Mr. Speaker, our government is very concerned about the recent events taking place in Haiti, the most impoverished country in the Americas even before this past January. Our thoughts continue to be with the people of Haiti as they struggle with each destabilizing event that they face.
The Government of Canada and the people of Canada remain committed to helping the Haitian people as they rebuild their lives after the earthquake and are now fighting the cholera epidemic, and peaceful political dialogue is essential for Haiti to emerge from the current political crisis. Canada calls on all individuals involved in the Haiti electoral process to prioritize peace and the best interests of the population. Allow me to bring the House up to date on our development work in Haiti.
First, since the terrible earthquake, Canada has responded swiftly and effectively with immediate humanitarian assistance including food aid for 4.4 million people and emergency housing and supplies for 2.2 million people. Since then, we have responded to the critical needs caused by the cholera epidemic. While the recent political unrest has caused some disruption in providing medical care to those affected, the rate of infection is finally slowing.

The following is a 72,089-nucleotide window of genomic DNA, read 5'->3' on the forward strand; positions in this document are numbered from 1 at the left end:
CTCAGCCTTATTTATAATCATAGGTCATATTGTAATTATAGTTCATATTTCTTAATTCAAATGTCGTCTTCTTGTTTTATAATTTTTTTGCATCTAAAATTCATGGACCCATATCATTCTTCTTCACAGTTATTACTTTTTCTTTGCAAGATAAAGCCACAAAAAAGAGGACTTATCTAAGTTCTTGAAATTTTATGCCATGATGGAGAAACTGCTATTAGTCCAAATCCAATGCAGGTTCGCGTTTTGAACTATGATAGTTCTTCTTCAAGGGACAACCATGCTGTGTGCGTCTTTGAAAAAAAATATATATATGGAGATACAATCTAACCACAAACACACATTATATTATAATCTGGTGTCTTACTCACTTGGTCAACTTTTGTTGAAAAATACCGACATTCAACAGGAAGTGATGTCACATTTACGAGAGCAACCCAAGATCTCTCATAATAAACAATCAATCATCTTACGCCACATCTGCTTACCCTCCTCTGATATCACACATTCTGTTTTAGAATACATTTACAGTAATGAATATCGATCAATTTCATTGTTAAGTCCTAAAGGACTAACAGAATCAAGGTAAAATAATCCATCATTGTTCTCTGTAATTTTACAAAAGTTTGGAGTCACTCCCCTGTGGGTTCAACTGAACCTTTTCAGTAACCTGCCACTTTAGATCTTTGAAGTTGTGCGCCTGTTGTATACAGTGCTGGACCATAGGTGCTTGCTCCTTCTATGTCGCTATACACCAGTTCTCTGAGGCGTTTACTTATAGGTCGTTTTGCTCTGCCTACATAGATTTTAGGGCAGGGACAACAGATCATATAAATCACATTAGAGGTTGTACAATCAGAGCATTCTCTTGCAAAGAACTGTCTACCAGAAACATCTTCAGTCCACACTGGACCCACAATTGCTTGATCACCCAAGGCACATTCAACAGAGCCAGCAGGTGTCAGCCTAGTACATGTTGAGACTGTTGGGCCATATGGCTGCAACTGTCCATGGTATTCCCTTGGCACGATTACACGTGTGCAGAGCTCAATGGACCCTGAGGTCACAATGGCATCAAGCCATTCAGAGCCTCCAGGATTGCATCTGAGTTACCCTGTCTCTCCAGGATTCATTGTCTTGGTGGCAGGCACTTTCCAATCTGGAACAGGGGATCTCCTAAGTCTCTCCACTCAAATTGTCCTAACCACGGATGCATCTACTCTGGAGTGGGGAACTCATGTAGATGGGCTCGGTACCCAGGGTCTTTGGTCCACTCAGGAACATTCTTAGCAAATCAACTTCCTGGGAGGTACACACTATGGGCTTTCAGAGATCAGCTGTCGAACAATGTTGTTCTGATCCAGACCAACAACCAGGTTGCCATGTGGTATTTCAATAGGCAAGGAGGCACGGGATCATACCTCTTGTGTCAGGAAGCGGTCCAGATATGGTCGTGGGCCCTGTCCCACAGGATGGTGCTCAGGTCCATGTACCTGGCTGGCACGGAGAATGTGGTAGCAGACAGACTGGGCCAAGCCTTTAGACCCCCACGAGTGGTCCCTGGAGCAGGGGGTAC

On December 2, the Pan American Health Organization said that in-hospital case fatality rates have dropped from 9% at the beginning of the outbreak to 3.2% now. We must continue to work to stabilize the spread of disease and prevent further deaths.
With 11 months having passed since the earthquake, we can say that progress is being made in Haiti; however, the process of rebuilding will be slow. The pace of reconstruction left many more vulnerable to the onset of cholera. Medical experts estimate that Haiti will have approximately 400,000 cases of cholera over the next year, with 200,000 cases occurring over the next three months.
Northern Haiti remains the area with the highest caseload. Hastened by inadequate sanitary conditions in many parts of Haiti after the earthquake, the devastating progress of the disease grew worse because of the heavy rains brought on by Hurricane Tomas. Now in addition, civil unrest in the north since November 15 has unfortunately slowed some activities in response to the outbreak. I cannot emphasize strongly enough that the situation in Haiti remains very serious. Canada is working with all who are on the ground in Haiti to respond to these multiple challenges.
Before I give some examples of what Canada is helping to achieve, I would like to inform the Speaker that I am splitting my time with the member for Beauport—Limoilou.
The Canadian International Development Agency is working with five experienced partners in response to the UN appeal for assistance. These partners are the Pan American Health Organization or PAHO, UNICEF, World Vision Canada, Médecins du Monde Canada and Oxfam Canada. They are working together to ensure that Haitians benefit from coordinated, effective and proven interventions that get to the people who need it.